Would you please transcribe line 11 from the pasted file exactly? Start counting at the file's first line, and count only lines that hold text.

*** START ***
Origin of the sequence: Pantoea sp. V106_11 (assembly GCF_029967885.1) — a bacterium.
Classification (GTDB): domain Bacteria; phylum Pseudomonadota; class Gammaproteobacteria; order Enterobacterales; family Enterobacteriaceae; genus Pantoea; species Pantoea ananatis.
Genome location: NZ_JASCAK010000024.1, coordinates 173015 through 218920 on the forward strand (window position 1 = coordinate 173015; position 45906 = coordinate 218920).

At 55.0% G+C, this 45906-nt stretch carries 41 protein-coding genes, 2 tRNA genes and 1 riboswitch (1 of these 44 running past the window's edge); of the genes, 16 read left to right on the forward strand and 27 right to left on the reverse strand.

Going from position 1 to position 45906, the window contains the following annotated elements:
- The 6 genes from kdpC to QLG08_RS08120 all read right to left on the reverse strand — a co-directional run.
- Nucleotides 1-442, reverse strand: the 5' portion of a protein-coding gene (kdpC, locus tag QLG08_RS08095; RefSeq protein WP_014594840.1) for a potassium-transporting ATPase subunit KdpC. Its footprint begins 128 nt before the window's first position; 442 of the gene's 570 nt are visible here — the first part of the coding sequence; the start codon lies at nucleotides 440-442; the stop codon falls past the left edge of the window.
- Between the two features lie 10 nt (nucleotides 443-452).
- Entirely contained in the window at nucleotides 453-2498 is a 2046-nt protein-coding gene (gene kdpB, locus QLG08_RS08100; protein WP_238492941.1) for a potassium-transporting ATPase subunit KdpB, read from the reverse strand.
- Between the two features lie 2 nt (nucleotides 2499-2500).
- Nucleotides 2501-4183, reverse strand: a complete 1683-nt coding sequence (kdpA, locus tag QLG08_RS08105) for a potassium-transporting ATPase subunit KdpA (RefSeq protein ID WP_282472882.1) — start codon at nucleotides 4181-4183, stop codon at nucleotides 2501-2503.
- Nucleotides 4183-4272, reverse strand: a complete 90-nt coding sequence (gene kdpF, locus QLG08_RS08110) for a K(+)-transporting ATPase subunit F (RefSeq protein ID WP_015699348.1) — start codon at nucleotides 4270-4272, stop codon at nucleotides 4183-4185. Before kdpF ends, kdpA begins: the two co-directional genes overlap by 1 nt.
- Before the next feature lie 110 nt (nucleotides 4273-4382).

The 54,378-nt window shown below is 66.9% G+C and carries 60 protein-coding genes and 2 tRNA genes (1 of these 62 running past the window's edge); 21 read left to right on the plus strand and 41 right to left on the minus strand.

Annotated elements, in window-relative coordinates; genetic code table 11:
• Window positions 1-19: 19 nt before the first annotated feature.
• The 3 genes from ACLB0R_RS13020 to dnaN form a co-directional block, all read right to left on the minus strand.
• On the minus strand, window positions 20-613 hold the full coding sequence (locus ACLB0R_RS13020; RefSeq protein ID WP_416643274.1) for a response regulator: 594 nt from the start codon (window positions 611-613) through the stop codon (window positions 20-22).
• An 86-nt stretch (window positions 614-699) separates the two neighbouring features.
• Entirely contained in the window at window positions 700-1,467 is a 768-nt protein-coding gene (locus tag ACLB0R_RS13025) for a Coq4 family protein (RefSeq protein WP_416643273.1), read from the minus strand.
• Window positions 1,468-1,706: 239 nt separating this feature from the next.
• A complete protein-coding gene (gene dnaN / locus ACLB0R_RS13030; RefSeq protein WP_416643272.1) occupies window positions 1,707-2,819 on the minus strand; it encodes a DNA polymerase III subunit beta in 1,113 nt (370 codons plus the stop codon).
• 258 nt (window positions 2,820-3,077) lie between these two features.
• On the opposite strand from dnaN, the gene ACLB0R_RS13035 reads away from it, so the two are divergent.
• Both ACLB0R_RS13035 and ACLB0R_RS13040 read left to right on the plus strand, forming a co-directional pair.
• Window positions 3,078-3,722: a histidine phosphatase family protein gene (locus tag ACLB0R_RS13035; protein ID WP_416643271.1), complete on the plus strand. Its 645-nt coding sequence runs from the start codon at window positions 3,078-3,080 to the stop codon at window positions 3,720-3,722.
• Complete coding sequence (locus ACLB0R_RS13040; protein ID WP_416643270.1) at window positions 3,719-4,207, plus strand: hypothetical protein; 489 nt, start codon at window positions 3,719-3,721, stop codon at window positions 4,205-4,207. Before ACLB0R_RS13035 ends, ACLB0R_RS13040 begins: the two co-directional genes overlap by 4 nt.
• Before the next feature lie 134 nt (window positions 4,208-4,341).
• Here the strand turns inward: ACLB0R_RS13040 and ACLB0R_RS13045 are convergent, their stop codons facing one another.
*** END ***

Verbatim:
- Nucleotides 2501-4183, reverse strand: a complete 1683-nt coding sequence (kdpA, locus tag QLG08_RS08105) for a potassium-transporting ATPase subunit KdpA (RefSeq protein ID WP_282472882.1) — start codon at nucleotides 4181-4183, stop codon at nucleotides 2501-2503.